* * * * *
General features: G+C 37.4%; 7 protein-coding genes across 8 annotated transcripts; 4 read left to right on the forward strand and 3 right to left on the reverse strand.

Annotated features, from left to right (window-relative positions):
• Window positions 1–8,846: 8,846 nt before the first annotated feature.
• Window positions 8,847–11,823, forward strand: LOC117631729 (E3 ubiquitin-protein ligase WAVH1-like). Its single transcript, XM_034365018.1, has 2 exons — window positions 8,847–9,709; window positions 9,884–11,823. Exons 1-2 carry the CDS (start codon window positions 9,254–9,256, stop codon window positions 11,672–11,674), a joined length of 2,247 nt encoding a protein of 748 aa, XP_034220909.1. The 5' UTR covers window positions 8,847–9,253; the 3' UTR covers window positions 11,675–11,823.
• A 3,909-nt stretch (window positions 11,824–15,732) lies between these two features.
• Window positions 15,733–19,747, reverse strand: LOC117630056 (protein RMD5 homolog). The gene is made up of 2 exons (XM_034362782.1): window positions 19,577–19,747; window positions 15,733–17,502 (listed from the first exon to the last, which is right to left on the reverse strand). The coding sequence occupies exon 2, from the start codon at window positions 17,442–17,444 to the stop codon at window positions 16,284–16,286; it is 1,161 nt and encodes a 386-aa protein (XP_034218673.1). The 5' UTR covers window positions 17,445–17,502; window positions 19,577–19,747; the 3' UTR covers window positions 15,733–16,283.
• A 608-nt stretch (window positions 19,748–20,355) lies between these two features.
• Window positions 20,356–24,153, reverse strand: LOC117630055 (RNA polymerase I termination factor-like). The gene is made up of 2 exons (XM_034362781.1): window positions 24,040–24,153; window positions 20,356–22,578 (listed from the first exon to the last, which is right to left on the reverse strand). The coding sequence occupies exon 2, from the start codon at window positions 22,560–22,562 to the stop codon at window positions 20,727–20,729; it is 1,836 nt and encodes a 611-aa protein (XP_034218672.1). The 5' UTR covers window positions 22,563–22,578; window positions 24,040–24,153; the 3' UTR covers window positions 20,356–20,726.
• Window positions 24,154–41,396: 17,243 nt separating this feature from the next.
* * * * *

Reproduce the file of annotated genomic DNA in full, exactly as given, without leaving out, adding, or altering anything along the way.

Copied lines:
General features: G+C 37.4%; 7 protein-coding genes across 8 annotated transcripts; 4 read left to right on the forward strand and 3 right to left on the reverse strand.

Annotated features, from left to right (window-relative positions):
• Window positions 1–8,846: 8,846 nt before the first annotated feature.
• Window positions 8,847–11,823, forward strand: LOC117631729 (E3 ubiquitin-protein ligase WAVH1-like). Its single transcript, XM_034365018.1, has 2 exons — window positions 8,847–9,709; window positions 9,884–11,823. Exons 1-2 carry the CDS (start codon window positions 9,254–9,256, stop codon window positions 11,672–11,674), a joined length of 2,247 nt encoding a protein of 748 aa, XP_034220909.1. The 5' UTR covers window positions 8,847–9,253; the 3' UTR covers window positions 11,675–11,823.
• A 3,909-nt stretch (window positions 11,824–15,732) lies between these two features.
• Window positions 15,733–19,747, reverse strand: LOC117630056 (protein RMD5 homolog). The gene is made up of 2 exons (XM_034362782.1): window positions 19,577–19,747; window positions 15,733–17,502 (listed from the first exon to the last, which is right to left on the reverse strand). The coding sequence occupies exon 2, from the start codon at window positions 17,442–17,444 to the stop codon at window positions 16,284–16,286; it is 1,161 nt and encodes a 386-aa protein (XP_034218673.1). The 5' UTR covers window positions 17,445–17,502; window positions 19,577–19,747; the 3' UTR covers window positions 15,733–16,283.
• A 608-nt stretch (window positions 19,748–20,355) lies between these two features.
• Window positions 20,356–24,153, reverse strand: LOC117630055 (RNA polymerase I termination factor-like). The gene is made up of 2 exons (XM_034362781.1): window positions 24,040–24,153; window positions 20,356–22,578 (listed from the first exon to the last, which is right to left on the reverse strand). The coding sequence occupies exon 2, from the start codon at window positions 22,560–22,562 to the stop codon at window positions 20,727–20,729; it is 1,836 nt and encodes a 611-aa protein (XP_034218672.1). The 5' UTR covers window positions 22,563–22,578; window positions 24,040–24,153; the 3' UTR covers window positions 20,356–20,726.
• Window positions 24,154–41,396: 17,243 nt separating this feature from the next.